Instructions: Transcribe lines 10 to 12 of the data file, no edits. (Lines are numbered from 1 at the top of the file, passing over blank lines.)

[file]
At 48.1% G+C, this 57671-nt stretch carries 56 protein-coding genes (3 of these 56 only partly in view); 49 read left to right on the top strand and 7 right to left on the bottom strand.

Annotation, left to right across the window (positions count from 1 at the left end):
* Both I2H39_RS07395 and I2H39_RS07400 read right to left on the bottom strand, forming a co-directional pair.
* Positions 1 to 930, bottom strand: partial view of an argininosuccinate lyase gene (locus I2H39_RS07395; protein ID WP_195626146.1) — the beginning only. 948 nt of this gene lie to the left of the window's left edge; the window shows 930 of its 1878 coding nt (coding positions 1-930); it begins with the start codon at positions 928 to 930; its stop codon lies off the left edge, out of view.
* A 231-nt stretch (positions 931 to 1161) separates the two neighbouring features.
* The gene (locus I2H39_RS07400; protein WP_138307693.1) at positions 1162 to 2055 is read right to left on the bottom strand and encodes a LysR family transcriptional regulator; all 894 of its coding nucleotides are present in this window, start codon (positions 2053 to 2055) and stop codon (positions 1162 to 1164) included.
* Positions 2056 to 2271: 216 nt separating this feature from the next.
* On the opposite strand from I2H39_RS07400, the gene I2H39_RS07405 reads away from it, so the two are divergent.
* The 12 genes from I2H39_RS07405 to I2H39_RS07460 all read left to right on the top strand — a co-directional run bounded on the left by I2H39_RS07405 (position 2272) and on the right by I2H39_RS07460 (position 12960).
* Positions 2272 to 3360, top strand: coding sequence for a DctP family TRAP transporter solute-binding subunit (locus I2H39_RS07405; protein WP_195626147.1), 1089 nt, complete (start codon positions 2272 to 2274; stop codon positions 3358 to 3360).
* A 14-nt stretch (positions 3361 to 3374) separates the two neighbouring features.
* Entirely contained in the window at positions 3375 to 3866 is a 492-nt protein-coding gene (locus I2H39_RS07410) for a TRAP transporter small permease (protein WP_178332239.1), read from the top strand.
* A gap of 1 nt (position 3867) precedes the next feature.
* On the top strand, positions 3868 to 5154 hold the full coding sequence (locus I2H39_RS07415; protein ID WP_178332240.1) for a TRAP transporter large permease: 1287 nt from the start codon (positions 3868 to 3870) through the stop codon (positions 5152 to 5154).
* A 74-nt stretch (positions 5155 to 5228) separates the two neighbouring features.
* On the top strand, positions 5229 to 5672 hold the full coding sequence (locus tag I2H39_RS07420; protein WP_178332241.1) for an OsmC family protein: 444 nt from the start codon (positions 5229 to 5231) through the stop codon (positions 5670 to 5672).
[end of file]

* Positions 2272 to 3360, top strand: coding sequence for a DctP family TRAP transporter solute-binding subunit (locus I2H39_RS07405; protein WP_195626147.1), 1089 nt, complete (start codon positions 2272 to 2274; stop codon positions 3358 to 3360).
* A 14-nt stretch (positions 3361 to 3374) separates the two neighbouring features.
* Entirely contained in the window at positions 3375 to 3866 is a 492-nt protein-coding gene (locus I2H39_RS07410) for a TRAP transporter small permease (protein WP_178332239.1), read from the top strand.